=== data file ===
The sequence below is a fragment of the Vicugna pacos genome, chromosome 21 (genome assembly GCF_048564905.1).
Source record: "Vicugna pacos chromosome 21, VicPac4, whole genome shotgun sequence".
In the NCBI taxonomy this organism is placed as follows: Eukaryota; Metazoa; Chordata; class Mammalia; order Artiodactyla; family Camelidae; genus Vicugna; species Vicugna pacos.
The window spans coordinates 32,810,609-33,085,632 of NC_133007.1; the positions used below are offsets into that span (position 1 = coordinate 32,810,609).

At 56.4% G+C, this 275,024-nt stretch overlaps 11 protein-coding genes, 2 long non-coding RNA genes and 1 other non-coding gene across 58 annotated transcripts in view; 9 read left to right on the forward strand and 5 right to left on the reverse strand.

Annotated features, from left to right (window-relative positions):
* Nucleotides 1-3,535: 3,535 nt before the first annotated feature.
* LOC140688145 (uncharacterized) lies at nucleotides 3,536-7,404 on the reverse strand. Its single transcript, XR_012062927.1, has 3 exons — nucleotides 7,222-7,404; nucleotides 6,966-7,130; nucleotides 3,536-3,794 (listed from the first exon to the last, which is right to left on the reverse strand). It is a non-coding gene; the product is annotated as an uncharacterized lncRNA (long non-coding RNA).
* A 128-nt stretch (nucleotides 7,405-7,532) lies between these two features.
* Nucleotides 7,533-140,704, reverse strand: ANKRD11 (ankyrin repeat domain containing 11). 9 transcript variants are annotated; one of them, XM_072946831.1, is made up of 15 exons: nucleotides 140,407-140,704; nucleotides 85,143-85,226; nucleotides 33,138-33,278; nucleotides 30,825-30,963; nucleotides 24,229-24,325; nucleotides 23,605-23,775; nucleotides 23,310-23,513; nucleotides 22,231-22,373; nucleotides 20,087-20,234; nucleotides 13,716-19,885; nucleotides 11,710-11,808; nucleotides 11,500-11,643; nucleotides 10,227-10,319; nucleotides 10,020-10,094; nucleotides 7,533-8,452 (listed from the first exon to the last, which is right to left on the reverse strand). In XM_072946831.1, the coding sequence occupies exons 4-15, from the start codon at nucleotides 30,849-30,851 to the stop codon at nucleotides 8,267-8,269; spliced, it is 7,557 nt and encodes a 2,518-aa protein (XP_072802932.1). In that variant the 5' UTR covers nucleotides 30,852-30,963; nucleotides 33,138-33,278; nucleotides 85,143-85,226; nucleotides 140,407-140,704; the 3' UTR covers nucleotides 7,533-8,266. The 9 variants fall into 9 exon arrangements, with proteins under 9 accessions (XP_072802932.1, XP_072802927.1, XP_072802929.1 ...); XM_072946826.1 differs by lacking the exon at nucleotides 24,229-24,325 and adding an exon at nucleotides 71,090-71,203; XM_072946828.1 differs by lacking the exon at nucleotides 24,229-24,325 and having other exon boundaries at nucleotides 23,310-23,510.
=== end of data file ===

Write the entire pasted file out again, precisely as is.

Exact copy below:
The sequence below is a fragment of the Vicugna pacos genome, chromosome 21 (genome assembly GCF_048564905.1).
Source record: "Vicugna pacos chromosome 21, VicPac4, whole genome shotgun sequence".
In the NCBI taxonomy this organism is placed as follows: Eukaryota; Metazoa; Chordata; class Mammalia; order Artiodactyla; family Camelidae; genus Vicugna; species Vicugna pacos.
The window spans coordinates 32,810,609-33,085,632 of NC_133007.1; the positions used below are offsets into that span (position 1 = coordinate 32,810,609).

At 56.4% G+C, this 275,024-nt stretch overlaps 11 protein-coding genes, 2 long non-coding RNA genes and 1 other non-coding gene across 58 annotated transcripts in view; 9 read left to right on the forward strand and 5 right to left on the reverse strand.

Annotated features, from left to right (window-relative positions):
* Nucleotides 1-3,535: 3,535 nt before the first annotated feature.
* LOC140688145 (uncharacterized) lies at nucleotides 3,536-7,404 on the reverse strand. Its single transcript, XR_012062927.1, has 3 exons — nucleotides 7,222-7,404; nucleotides 6,966-7,130; nucleotides 3,536-3,794 (listed from the first exon to the last, which is right to left on the reverse strand). It is a non-coding gene; the product is annotated as an uncharacterized lncRNA (long non-coding RNA).
* A 128-nt stretch (nucleotides 7,405-7,532) lies between these two features.
* Nucleotides 7,533-140,704, reverse strand: ANKRD11 (ankyrin repeat domain containing 11). 9 transcript variants are annotated; one of them, XM_072946831.1, is made up of 15 exons: nucleotides 140,407-140,704; nucleotides 85,143-85,226; nucleotides 33,138-33,278; nucleotides 30,825-30,963; nucleotides 24,229-24,325; nucleotides 23,605-23,775; nucleotides 23,310-23,513; nucleotides 22,231-22,373; nucleotides 20,087-20,234; nucleotides 13,716-19,885; nucleotides 11,710-11,808; nucleotides 11,500-11,643; nucleotides 10,227-10,319; nucleotides 10,020-10,094; nucleotides 7,533-8,452 (listed from the first exon to the last, which is right to left on the reverse strand). In XM_072946831.1, the coding sequence occupies exons 4-15, from the start codon at nucleotides 30,849-30,851 to the stop codon at nucleotides 8,267-8,269; spliced, it is 7,557 nt and encodes a 2,518-aa protein (XP_072802932.1). In that variant the 5' UTR covers nucleotides 30,852-30,963; nucleotides 33,138-33,278; nucleotides 85,143-85,226; nucleotides 140,407-140,704; the 3' UTR covers nucleotides 7,533-8,266. The 9 variants fall into 9 exon arrangements, with proteins under 9 accessions (XP_072802932.1, XP_072802927.1, XP_072802929.1 ...); XM_072946826.1 differs by lacking the exon at nucleotides 24,229-24,325 and adding an exon at nucleotides 71,090-71,203; XM_072946828.1 differs by lacking the exon at nucleotides 24,229-24,325 and having other exon boundaries at nucleotides 23,310-23,510.